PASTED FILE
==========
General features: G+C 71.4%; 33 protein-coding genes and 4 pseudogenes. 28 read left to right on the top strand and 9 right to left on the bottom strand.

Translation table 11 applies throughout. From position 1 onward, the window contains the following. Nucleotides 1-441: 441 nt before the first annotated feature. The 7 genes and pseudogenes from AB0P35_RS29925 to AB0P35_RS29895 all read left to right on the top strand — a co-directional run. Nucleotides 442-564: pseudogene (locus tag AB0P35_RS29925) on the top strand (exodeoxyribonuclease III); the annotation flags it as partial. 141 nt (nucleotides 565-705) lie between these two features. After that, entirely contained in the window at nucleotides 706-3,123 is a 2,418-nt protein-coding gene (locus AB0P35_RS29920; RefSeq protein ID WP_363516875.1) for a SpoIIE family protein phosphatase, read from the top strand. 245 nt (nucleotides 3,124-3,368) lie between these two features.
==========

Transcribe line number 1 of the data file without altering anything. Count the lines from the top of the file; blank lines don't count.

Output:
General features: G+C 71.4%; 33 protein-coding genes and 4 pseudogenes. 28 read left to right on the top strand and 9 right to left on the bottom strand.